Director Ekachai Uekrongtham reunites with actor Ananda Everingham to move from the red light district of Singapore's Geylang back to Thailand to partake in the bizzare Thai ritual of having oneself laid in a coffin to get rid of bad karma. It seems that all the karma in the world are on a zero sum equation, and what you try to get rid of, get translated into unwanted supernatural attention and transferred elsewhere where you least expected.
On paper and from the trailers, the premise is rich for plenty of scare opportunities to be milked. Alas the star pairing of Karen Mok and Ananda Everingham is too overrated, as both only share one scene together, and a short one at that. The story also seemed a tad weak and filled with too many draggy scenes which supposedly tries to build tension and anticipation, but falls flat on its face. And don't get me started on the dialogue, as it contains some of the most cringeworthy lines that it's more interesting just sitting there just watching paint dry.
Don't get me wrong though, there were still some genuinely scary moments, of just 2 scenes which almost guarantees your heart skipping a beat. But that's it. You wait for almost an hour for something to make your hair stand on ends, and they come fast and furious. And too bad that after that the entire film went flaccid after some solid spurts as it plodded along to a boring last act which tried to rationalize the strange happenings a little too much that it just sucks out whatever soul the movie has confidently built up from that crescendo of horrific scenes.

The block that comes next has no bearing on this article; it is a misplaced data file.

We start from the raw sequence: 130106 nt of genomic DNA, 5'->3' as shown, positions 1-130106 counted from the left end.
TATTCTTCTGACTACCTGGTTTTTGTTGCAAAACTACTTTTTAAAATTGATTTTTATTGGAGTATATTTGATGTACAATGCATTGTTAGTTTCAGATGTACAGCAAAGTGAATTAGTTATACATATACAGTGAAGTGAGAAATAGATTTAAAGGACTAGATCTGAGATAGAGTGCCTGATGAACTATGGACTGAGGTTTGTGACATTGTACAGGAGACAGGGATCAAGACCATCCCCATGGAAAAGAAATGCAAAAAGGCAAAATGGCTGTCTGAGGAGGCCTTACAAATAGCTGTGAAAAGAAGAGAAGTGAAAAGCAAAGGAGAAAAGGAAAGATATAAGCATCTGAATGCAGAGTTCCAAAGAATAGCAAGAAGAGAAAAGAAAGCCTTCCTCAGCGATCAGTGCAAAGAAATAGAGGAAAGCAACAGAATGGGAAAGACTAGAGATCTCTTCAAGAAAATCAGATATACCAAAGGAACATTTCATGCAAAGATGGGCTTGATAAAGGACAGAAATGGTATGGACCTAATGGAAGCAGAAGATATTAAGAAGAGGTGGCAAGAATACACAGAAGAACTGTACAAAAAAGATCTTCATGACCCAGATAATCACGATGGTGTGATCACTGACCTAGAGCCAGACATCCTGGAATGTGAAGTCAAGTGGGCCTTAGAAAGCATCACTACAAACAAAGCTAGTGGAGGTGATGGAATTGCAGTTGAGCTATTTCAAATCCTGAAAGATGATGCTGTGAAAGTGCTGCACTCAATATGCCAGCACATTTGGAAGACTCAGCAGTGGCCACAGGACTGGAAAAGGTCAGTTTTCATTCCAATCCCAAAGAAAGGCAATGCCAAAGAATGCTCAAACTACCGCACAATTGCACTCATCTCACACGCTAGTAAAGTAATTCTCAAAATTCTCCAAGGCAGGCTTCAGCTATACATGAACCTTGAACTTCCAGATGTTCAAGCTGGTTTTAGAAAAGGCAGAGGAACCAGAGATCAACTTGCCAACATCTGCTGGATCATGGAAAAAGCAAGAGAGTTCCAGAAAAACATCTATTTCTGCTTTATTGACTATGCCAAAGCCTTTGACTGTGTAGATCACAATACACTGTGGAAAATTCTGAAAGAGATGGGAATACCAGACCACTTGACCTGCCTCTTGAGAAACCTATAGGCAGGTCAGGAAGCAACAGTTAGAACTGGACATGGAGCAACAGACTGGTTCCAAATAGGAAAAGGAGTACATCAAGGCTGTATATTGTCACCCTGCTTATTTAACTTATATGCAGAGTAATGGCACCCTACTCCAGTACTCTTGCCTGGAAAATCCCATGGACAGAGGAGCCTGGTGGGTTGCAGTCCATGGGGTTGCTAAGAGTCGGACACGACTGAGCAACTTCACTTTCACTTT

Horrror movies are no stranger to Ananda Everingham, having been introduced to audiences through the superb Thai horror film Shutter. But unfortunately even his acting chops can't lift his mediocre character Chris out from the doldrums, who decided to get into the coffin to try and save his comatose girlfriend, but as suggested in the film but with the potential not followed through, the coffin used might not be a brand new one and could contain some unclean elements in it. While he doesn't have some of the scariest scenes in the film, what he did have was a scene quite powerful in itself toward the end to show off some of his dramatic flair.
Karen Mok has instead demonstrated that she's no scream queen, try as she might. Her portrayal of the troubled Su, who fled to Bangkok with her wedding looming on the horizon because she discovered she's suffering from lung cancer, doesn't provide that air of vulnerability, and her alpha-female persona just gives you the feeling that she'll pull through whatever supernatural trials and tribulations the story throws at her. She got the luck of the draw though with the scariest moments in the movie happening to her character, but too bad these were one off scenes that became the oddity in a horror movie caught up with trying to be innovative, but yet negated by feeling the necessity to explain everything verbatim.
If not for its rare handful of scares, some cheap, The Coffin should stay well buried six feet under, a pity given the premise that was so full of potential.